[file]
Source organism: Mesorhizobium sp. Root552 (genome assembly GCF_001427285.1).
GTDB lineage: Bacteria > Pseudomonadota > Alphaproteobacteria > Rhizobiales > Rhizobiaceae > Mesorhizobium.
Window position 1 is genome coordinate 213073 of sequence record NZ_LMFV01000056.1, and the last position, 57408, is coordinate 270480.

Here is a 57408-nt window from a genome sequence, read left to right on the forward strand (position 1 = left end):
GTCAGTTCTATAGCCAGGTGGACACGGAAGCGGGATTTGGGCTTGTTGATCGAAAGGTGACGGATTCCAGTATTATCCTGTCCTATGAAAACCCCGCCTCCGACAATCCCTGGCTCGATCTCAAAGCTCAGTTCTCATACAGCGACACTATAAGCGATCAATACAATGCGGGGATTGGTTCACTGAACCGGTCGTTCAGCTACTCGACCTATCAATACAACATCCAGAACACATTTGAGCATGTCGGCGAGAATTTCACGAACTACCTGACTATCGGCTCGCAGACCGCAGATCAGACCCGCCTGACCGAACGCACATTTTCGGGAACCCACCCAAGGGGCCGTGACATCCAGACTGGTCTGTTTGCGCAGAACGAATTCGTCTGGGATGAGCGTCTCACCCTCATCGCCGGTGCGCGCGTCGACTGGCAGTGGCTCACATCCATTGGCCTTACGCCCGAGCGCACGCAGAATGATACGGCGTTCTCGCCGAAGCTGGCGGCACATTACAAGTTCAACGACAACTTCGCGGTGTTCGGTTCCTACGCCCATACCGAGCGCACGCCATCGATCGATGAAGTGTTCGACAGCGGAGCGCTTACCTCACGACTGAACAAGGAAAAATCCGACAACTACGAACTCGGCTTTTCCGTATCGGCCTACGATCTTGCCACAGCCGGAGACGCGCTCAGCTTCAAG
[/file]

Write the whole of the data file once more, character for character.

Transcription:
Source organism: Mesorhizobium sp. Root552 (genome assembly GCF_001427285.1).
GTDB lineage: Bacteria > Pseudomonadota > Alphaproteobacteria > Rhizobiales > Rhizobiaceae > Mesorhizobium.
Window position 1 is genome coordinate 213073 of sequence record NZ_LMFV01000056.1, and the last position, 57408, is coordinate 270480.

Here is a 57408-nt window from a genome sequence, read left to right on the forward strand (position 1 = left end):
GTCAGTTCTATAGCCAGGTGGACACGGAAGCGGGATTTGGGCTTGTTGATCGAAAGGTGACGGATTCCAGTATTATCCTGTCCTATGAAAACCCCGCCTCCGACAATCCCTGGCTCGATCTCAAAGCTCAGTTCTCATACAGCGACACTATAAGCGATCAATACAATGCGGGGATTGGTTCACTGAACCGGTCGTTCAGCTACTCGACCTATCAATACAACATCCAGAACACATTTGAGCATGTCGGCGAGAATTTCACGAACTACCTGACTATCGGCTCGCAGACCGCAGATCAGACCCGCCTGACCGAACGCACATTTTCGGGAACCCACCCAAGGGGCCGTGACATCCAGACTGGTCTGTTTGCGCAGAACGAATTCGTCTGGGATGAGCGTCTCACCCTCATCGCCGGTGCGCGCGTCGACTGGCAGTGGCTCACATCCATTGGCCTTACGCCCGAGCGCACGCAGAATGATACGGCGTTCTCGCCGAAGCTGGCGGCACATTACAAGTTCAACGACAACTTCGCGGTGTTCGGTTCCTACGCCCATACCGAGCGCACGCCATCGATCGATGAAGTGTTCGACAGCGGAGCGCTTACCTCACGACTGAACAAGGAAAAATCCGACAACTACGAACTCGGCTTTTCCGTATCGGCCTACGATCTTGCCACAGCCGGAGACGCGCTCAGCTTCAAG